This is the best "glue" for connecting a window and a regulator. Strong but malleable. Because it cures rapidly, make sure you have everything ready, constructed, and lined up. I created my own plunger with a caulking gun, screws, and a spacer, as others have stated. This is an easy project that can be done in less than an hour.
If you don't want to go through the hassle of making your own connector, there are products available from home improvement stores that can be used instead. One option is EZ-Connect's PVC Regulator Connector. It's easy to use and provides a secure connection that will not come apart under pressure.
Another option is J-B Weld. This is a two-part epoxy that can be used for welding metal parts together. Once it has cured, it's almost impossible to remove. You would need a cutting torch or drill to accomplish this task.
The last option is silicone adhesive. This is a soft material that adheres to itself and most other materials. When applied properly, it removes easily without leaving any residue.
There are several types of glues available on the market today that can be used for connecting plastic components. Some examples include Loctite 454, 514, and 601 series sealants. They all work fine but have different characteristics we will discuss below.
The best adhesive is a two-part epoxy that dries quickly, such as Devcon 5 minute epoxy, which is available from Cooksons. To set reliably, it must be well mixed, and I would do it using a plastic coffee stirrer on a square of that rigid transparent wrapping that certain products come in. It's also important to allow enough time for the glue to dry; if you rush this process, you could end up with a partially dried out piece of silver.
There are other options available. Gizmo's World offers acrylic glues for jewelry making purposes. These can be bought as clear liquids that turn into solid colors when applied to objects. They're easy to use and don't smell too bad once they've set. There are several varieties to choose from for different applications; each has its advantages and disadvantages. Acrylic glues are usually less expensive than epoxies, but they may not be as durable over time.
Another option is shellac. This is a natural resin found in some species of tree. When heated, it will flow like syrup and harden when cooled. Like most materials used in craft projects, there are various grades or types of shellac available. The higher quality versions are more brittle and don't stain your fingers when you touch them up after they've been handled by others. Lower quality versions are more flexible and don't stick so well to metals.
Dental-grade resin is the best adhesive, although it might be expensive if you're on a tight budget. Instead of using super glue or crazy glue, consider acrylic resin. It can be costly because it is only meant for use by dentists. This, on the other hand, is the most durable and is intended for dental usage. It's also the least sticky when compared to the others.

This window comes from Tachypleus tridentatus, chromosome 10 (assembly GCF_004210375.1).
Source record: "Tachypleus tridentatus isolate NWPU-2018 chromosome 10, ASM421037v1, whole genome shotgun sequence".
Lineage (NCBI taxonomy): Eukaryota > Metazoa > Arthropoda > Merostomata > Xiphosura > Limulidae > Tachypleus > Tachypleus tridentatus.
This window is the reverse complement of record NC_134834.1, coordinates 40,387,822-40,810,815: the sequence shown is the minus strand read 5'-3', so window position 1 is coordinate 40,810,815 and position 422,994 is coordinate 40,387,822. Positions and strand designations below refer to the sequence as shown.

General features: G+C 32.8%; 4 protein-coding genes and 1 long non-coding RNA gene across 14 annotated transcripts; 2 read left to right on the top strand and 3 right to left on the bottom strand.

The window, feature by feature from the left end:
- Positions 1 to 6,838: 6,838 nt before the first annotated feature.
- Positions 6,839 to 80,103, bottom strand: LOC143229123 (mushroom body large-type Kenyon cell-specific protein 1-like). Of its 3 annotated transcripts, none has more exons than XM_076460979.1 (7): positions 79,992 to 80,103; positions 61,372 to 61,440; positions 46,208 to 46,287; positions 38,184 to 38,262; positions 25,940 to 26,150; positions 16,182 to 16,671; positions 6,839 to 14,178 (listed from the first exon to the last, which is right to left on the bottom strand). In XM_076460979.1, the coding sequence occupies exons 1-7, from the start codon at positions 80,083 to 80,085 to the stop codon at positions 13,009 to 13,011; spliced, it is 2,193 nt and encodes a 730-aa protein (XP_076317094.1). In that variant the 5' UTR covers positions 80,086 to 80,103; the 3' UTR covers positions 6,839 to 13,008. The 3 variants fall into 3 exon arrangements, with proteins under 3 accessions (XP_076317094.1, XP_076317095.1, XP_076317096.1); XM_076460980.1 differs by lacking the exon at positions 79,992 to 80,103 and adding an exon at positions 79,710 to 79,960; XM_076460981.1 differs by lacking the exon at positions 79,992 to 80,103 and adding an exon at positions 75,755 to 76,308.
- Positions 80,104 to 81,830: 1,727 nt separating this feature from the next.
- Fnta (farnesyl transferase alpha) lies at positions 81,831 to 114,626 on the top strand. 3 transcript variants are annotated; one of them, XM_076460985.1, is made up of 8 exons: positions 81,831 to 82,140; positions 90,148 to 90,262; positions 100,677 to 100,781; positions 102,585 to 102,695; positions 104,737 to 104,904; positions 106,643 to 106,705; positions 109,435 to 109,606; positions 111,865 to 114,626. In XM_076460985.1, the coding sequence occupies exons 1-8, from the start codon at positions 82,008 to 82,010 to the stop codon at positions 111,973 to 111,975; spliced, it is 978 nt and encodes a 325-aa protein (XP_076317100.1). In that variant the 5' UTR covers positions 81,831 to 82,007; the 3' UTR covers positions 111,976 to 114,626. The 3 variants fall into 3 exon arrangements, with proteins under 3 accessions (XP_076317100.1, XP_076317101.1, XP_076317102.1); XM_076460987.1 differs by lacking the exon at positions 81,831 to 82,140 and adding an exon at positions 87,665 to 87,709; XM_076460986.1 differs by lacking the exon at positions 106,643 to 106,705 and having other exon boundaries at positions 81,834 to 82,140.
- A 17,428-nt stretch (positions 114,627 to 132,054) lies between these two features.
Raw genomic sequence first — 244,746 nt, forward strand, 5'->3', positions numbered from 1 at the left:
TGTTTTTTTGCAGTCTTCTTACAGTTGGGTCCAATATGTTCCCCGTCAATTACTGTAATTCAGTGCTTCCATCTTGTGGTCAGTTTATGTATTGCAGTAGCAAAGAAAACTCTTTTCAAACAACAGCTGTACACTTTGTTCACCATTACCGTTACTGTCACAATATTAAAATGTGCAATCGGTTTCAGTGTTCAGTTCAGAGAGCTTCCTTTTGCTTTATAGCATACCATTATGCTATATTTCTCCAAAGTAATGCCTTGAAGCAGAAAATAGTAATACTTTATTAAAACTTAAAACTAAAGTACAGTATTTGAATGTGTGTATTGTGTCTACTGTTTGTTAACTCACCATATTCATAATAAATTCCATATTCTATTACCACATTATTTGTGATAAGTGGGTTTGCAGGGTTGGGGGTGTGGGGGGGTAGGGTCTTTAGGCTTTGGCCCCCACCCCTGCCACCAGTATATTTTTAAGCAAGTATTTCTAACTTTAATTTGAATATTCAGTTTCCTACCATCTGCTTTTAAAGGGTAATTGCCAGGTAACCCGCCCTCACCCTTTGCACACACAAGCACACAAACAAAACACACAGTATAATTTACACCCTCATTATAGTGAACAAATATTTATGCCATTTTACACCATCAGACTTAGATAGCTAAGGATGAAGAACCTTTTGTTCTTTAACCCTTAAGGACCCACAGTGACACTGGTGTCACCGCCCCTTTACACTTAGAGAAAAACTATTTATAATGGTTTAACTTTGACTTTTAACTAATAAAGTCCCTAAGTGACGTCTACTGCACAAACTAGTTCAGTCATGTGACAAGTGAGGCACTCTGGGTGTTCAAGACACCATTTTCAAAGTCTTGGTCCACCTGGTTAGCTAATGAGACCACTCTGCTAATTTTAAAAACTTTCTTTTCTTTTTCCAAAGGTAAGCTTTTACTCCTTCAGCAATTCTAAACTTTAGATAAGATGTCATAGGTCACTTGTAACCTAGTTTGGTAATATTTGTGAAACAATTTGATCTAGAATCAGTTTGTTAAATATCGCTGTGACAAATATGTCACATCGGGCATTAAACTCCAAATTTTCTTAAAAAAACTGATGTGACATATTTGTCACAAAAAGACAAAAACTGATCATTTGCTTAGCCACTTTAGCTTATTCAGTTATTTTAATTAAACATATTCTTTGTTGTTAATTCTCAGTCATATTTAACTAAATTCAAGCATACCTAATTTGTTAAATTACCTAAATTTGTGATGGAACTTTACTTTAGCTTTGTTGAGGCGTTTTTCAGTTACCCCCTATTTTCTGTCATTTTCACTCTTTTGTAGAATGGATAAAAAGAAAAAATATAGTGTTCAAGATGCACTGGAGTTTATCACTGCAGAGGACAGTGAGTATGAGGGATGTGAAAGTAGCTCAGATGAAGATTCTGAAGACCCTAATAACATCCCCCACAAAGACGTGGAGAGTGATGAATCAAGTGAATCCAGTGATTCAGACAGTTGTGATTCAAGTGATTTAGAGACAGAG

Other options include:
Gum arabic - used to stick gems to teeth before they were inserted; still used today in some Middle Eastern countries.
Plastic - used as an alternative to glass beads; doesn't show up on x-rays and doesn't move around in your mouth like ceramic beads do.
Henna - used by some Native Americans to paint designs on their teeth; still available today at some craft stores that sell Indian arts and crafts.
Wax - used to make teeth white before all the fillings came about; no longer recommended due to potential contamination from other materials used in making jewelry.
Beeswax - same as wax, except it's natural and doesn't contain any harmful substances; still used today by some jewelers who prefer its feel over plastic.
Mouth balm - used by some athletes to keep their mouths moist during long practices and games; still used today by rock musicians who need to keep their lips moist.
Rubber cement may be a better choice if you want a liquid mask. I've used it on windows, little spaces, and irregular patches that were too weird to cover, among other things. A sharp edge is required for the adhesive to flow against. Surface tension will cause the glue to flow all the way up to the edge, whether scribed or raised.
The best option by far is paint. There are many colors to choose from, including flat paints for general purposes and enamel paints for decorative effects. Flat paints can be found in any home improvement store and usually cost less than $10 for a gallon. Enamel paints are more expensive but they last forever if taken care of properly. Avoid buying cheapo paint; it's likely to peel off your walls later on.
If you want to save money but don't want to use glue or paint, look into renting space at a community center where they can rent out masks for you to use. This is probably your best bet if you plan to do a lot of masking.